Long ferry ride to Clinton is money in the bank for local businesses

It wasn’t so great for travelers, but it was dynamite for business. The first round of ferry detours from Clinton to Edmonds and back this past weekend served up 90-minute waits between boats and plenty of pizza and burgers on the Clinton shore.

Shirley Wilson of Shirley’s Kitchen watches for potential customers at the Clinton ferry dock Monday. The snack shack boasted booming business over the weekend

CLINTON — It wasn’t so great for travelers, but it was dynamite for business.

The first round of ferry detours from Clinton to Edmonds and back this past weekend served up 90-minute waits between boats and plenty of pizza and burgers on the Clinton shore.

“It was really good for us,” said Shirley Wilson of Shirley’s Kitchen at the foot of the Clinton ferry dock. “I wish the ferry would go to Edmonds all the time.”

This past Friday, Saturday and Sunday were the first of three successive weekends during which the Clinton-Mukilteo ferries were rerouted to Edmonds, while maintenance and repairs are made at the Mukilteo Ferry Terminal.

The detour will be back in effect this coming Friday, Saturday and Sunday and the three-day weekend after that while work at Mukilteo continues, ferry officials said.

“We did pretty well, considering,” said Marta Coursey, spokeswoman for Washington State Ferries. “I’d say most people knew what to expect.”

Hour-and-a-half waits greeted ferry travelers to and from the mainland. The routine trip that usually takes 18 minutes was stretched to 50 minutes, with corresponding extra time on the dock and in holding lanes, especially in Edmonds.

Some travelers preferred to drive over Deception Pass rather than wait for a ferry. Others just didn’t go.

“It turned out to be a burden,” said Jeff Williams of Langley, who works for a tech firm in Bothell, to which he commutes during the week. “I decided to spend my time at home.”

Williams said he worked from his house this past Friday, and will do so again the next two Fridays.

“I enjoy riding the ferry,” Williams said, “It’s a change of scenery and an interesting part of my commute. But not when you add so much time.”

Coursey said the most severe problems occurred mid to late Friday afternoon in Edmonds as ferry travelers attempted to navigate the temporary arrangements in an effort to get back to the island.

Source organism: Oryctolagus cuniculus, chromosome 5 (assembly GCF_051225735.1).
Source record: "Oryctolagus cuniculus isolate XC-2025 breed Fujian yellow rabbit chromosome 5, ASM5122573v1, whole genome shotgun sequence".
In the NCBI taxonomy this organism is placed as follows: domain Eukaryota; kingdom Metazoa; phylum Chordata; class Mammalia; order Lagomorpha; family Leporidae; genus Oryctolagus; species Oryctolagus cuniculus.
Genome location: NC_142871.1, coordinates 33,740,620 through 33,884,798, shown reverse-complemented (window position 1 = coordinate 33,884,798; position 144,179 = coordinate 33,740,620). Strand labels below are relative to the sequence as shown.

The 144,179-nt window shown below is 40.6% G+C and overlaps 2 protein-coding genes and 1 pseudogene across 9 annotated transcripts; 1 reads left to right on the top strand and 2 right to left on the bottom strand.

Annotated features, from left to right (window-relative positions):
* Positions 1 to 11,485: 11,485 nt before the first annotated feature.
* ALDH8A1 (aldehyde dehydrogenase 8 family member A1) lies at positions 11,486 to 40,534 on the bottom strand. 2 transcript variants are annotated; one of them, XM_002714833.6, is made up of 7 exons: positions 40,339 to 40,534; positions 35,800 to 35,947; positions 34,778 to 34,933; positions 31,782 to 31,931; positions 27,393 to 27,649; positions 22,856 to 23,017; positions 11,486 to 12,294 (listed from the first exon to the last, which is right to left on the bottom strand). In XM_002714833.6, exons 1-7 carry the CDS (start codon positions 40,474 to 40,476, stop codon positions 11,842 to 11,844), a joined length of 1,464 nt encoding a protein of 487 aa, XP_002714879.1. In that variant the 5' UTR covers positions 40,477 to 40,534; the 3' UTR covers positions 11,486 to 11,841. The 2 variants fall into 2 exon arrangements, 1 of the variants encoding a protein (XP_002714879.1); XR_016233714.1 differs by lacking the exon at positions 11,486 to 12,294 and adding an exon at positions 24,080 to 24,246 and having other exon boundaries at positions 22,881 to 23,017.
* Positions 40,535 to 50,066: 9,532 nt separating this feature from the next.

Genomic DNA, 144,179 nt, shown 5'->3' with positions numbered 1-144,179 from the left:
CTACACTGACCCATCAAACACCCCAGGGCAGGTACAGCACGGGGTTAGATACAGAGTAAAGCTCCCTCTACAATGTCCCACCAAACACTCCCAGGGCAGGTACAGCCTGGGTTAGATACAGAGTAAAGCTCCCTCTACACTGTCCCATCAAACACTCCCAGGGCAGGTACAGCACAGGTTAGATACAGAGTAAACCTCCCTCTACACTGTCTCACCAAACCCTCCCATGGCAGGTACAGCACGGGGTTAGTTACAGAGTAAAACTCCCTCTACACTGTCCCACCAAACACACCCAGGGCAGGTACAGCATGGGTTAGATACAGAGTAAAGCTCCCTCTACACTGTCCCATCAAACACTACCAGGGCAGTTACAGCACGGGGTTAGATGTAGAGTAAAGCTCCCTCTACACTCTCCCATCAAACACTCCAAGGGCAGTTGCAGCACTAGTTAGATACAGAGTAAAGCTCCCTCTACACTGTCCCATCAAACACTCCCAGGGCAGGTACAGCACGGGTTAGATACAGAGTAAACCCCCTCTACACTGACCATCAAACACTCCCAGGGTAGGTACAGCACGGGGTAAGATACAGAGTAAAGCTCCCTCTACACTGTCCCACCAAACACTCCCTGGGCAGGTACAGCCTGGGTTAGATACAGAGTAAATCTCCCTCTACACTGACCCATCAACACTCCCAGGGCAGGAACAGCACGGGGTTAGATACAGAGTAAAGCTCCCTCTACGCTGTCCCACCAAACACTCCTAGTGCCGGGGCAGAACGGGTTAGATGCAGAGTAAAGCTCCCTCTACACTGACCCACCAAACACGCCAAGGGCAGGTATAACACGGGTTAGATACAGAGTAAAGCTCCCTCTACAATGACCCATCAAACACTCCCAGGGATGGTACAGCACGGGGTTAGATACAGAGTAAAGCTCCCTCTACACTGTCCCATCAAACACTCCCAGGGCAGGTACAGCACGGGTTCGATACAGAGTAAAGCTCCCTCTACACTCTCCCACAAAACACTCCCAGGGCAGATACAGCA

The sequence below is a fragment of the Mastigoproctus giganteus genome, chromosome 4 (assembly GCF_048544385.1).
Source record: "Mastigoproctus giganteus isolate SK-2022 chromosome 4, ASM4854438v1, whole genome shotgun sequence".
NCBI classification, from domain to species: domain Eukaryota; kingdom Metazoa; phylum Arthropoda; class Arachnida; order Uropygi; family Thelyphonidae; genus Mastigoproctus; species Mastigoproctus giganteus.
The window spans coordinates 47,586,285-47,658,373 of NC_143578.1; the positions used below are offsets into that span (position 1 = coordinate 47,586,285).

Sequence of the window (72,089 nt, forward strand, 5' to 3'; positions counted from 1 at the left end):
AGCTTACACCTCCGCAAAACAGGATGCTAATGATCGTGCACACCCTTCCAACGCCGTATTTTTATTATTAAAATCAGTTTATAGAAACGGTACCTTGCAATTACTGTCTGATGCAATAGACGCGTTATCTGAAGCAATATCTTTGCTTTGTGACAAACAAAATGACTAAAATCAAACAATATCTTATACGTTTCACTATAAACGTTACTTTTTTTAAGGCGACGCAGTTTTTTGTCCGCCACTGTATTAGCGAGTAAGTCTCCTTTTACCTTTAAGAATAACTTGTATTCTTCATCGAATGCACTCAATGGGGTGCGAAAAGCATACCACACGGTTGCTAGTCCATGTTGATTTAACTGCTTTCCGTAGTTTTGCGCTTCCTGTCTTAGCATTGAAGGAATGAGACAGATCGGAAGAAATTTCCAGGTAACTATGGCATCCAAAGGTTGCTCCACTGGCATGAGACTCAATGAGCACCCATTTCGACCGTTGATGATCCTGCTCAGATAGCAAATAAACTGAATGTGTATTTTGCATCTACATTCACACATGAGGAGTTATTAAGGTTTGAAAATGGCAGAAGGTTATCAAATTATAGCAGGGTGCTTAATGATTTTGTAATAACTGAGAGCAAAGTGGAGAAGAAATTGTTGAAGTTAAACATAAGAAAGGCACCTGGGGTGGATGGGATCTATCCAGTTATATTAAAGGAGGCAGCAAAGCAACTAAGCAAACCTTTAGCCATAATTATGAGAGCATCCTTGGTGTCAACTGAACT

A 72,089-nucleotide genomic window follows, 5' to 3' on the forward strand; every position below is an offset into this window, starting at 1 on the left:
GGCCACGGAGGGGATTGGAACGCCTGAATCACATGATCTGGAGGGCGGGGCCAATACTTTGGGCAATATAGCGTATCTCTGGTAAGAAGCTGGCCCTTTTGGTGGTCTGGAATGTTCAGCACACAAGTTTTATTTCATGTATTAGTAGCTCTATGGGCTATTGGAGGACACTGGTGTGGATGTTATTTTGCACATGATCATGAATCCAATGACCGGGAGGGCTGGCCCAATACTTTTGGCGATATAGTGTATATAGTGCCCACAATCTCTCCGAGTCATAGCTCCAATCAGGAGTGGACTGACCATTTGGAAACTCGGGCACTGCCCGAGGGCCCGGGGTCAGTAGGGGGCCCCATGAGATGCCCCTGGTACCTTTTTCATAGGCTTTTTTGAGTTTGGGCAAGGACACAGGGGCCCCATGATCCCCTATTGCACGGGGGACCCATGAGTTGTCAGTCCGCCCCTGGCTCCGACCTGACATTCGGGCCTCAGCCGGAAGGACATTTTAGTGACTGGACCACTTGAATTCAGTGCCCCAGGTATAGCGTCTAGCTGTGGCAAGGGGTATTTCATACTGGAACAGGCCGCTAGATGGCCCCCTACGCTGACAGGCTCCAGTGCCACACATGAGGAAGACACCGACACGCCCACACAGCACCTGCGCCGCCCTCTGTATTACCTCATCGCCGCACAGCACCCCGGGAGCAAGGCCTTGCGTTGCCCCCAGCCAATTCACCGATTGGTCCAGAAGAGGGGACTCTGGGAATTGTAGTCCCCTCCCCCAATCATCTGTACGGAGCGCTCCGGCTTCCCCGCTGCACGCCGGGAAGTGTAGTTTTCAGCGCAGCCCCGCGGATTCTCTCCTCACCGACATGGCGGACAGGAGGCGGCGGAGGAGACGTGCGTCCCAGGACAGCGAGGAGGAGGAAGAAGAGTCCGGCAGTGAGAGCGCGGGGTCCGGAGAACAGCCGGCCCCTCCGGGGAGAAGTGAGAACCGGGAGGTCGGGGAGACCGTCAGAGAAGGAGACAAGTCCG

Edmonds, which normally handles only the run to and from Kingston on the Olympic Peninsula, was faced with simultaneous manipulation of traffic from a second ferry route.

Coursey said that despite the extra Washington State Patrol personnel brought in to help with the traffic, vehicles at times were backed up the hill to the beginning of the ferry access lanes.

She said a few vehicles got in the Kingston lanes by mistake, and had to be turned around and directed to the right place by the State Patrol.

“I heard of at least two people who got on the wrong ferry and went to Kingston,” Coursey said.

She said the Friday afternoon traffic flow was further disrupted by at least two freight trains moving along the Edmonds waterfront.

But Coursey said that only a few vehicles missed the boats their drivers were counting on, and were forced to spend another hour waiting for the next one.

Meanwhile, work at Mukilteo is proceeding on schedule, Coursey said. Hoist maintenance was completed this past weekend, and crews will focus on the onshore control system this weekend.

She said work should be completed by April 3 on schedule, and that further detours to Edmonds are not expected.

“There’s no reason to think that will happen,” Coursey said.

In Clinton, however, the detour went straight to the bottom line for local businesses, especially eateries, that have had a difficult time in the current floundering economy.

Shirley’s Kitchen dispensed at least twice as many burgers and other edibles as usual, thanks to the longer wait for the ferry, Wilson said.

“People had more time to come in an eat,” she said. “This helped us tremendously. We needed it.”

She said she stocked up on provisions as soon as the detour was announced, and that she’s ready for the next two weekends, too.

“We’re hoping for sunshine,” Wilson said. “The weather makes a big difference how many people get out of their cars.”

Up the hill at Cozy’s Roadhouse in Clinton, business was also brisk during the weekend, said owner Stephanie Cook.

She said the detour kept many locals — and their entertainment dollars — home, while the longer waits brought in business from those in the ferry line for Cozy’s pizzas, hamburgers and other items.

Cook said that several traveling families came in to eat and to use the bathroom, and others asked for plates and utensils to go, along with take-out to be eaten in their vehicles.

“We were very busy all weekend,” she said. “It was our assumption we’d be busier than usual. It’s nice when you’re right on those things.”

Wilson and Cook said there were scattered grumblings about the added ferry wait, but that most people seemed to be prepared for it.

However, Wilson’s son, Raymond Chapdelaine, was amused by at least one complaint.

“A lot of people who live in Mukilteo could see their houses from here, but they still had to go to Edmonds to get home,” he said.

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